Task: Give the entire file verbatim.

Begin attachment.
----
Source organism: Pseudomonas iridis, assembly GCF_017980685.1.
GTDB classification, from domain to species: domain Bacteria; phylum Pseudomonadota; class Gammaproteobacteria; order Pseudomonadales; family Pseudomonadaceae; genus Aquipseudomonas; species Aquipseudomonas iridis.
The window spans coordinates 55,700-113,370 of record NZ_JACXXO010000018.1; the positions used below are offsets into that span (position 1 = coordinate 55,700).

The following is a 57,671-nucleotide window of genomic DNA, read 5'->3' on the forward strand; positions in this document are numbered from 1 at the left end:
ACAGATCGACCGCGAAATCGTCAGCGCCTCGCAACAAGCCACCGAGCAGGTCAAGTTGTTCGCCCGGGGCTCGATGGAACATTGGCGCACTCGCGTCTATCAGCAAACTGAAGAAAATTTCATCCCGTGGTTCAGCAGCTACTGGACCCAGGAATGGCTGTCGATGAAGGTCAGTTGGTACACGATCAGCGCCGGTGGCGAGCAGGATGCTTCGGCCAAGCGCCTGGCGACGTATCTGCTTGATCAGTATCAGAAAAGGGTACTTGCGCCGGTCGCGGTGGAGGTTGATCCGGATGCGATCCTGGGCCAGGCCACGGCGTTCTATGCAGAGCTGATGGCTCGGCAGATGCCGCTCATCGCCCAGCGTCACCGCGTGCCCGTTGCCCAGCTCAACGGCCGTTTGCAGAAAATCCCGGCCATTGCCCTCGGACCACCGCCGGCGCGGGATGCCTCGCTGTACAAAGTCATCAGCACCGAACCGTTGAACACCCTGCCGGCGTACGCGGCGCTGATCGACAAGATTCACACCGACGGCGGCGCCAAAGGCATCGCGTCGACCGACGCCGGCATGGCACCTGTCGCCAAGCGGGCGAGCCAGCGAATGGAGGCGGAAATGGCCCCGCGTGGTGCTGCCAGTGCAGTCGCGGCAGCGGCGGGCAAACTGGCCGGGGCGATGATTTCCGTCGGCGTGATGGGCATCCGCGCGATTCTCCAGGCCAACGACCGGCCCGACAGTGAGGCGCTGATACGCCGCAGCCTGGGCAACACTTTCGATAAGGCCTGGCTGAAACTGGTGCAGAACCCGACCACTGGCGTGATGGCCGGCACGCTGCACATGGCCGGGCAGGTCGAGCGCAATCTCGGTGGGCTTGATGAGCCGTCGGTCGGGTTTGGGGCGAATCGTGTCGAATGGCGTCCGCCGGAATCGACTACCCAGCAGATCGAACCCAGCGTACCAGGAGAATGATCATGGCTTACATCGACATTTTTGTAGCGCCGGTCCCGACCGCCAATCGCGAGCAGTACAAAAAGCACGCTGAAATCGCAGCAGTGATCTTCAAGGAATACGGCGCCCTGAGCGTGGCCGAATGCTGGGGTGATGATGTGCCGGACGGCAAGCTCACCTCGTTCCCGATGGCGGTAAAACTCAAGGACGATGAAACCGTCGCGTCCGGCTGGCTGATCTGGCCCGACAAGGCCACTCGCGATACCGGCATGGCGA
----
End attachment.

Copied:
Source organism: Pseudomonas iridis, assembly GCF_017980685.1.
GTDB classification, from domain to species: domain Bacteria; phylum Pseudomonadota; class Gammaproteobacteria; order Pseudomonadales; family Pseudomonadaceae; genus Aquipseudomonas; species Aquipseudomonas iridis.
The window spans coordinates 55,700-113,370 of record NZ_JACXXO010000018.1; the positions used below are offsets into that span (position 1 = coordinate 55,700).

The following is a 57,671-nucleotide window of genomic DNA, read 5'->3' on the forward strand; positions in this document are numbered from 1 at the left end:
ACAGATCGACCGCGAAATCGTCAGCGCCTCGCAACAAGCCACCGAGCAGGTCAAGTTGTTCGCCCGGGGCTCGATGGAACATTGGCGCACTCGCGTCTATCAGCAAACTGAAGAAAATTTCATCCCGTGGTTCAGCAGCTACTGGACCCAGGAATGGCTGTCGATGAAGGTCAGTTGGTACACGATCAGCGCCGGTGGCGAGCAGGATGCTTCGGCCAAGCGCCTGGCGACGTATCTGCTTGATCAGTATCAGAAAAGGGTACTTGCGCCGGTCGCGGTGGAGGTTGATCCGGATGCGATCCTGGGCCAGGCCACGGCGTTCTATGCAGAGCTGATGGCTCGGCAGATGCCGCTCATCGCCCAGCGTCACCGCGTGCCCGTTGCCCAGCTCAACGGCCGTTTGCAGAAAATCCCGGCCATTGCCCTCGGACCACCGCCGGCGCGGGATGCCTCGCTGTACAAAGTCATCAGCACCGAACCGTTGAACACCCTGCCGGCGTACGCGGCGCTGATCGACAAGATTCACACCGACGGCGGCGCCAAAGGCATCGCGTCGACCGACGCCGGCATGGCACCTGTCGCCAAGCGGGCGAGCCAGCGAATGGAGGCGGAAATGGCCCCGCGTGGTGCTGCCAGTGCAGTCGCGGCAGCGGCGGGCAAACTGGCCGGGGCGATGATTTCCGTCGGCGTGATGGGCATCCGCGCGATTCTCCAGGCCAACGACCGGCCCGACAGTGAGGCGCTGATACGCCGCAGCCTGGGCAACACTTTCGATAAGGCCTGGCTGAAACTGGTGCAGAACCCGACCACTGGCGTGATGGCCGGCACGCTGCACATGGCCGGGCAGGTCGAGCGCAATCTCGGTGGGCTTGATGAGCCGTCGGTCGGGTTTGGGGCGAATCGTGTCGAATGGCGTCCGCCGGAATCGACTACCCAGCAGATCGAACCCAGCGTACCAGGAGAATGATCATGGCTTACATCGACATTTTTGTAGCGCCGGTCCCGACCGCCAATCGCGAGCAGTACAAAAAGCACGCTGAAATCGCAGCAGTGATCTTCAAGGAATACGGCGCCCTGAGCGTGGCCGAATGCTGGGGTGATGATGTGCCGGACGGCAAGCTCACCTCGTTCCCGATGGCGGTAAAACTCAAGGACGATGAAACCGTCGCGTCCGGCTGGCTGATCTGGCCCGACAAGGCCACTCGCGATACCGGCATGGCGA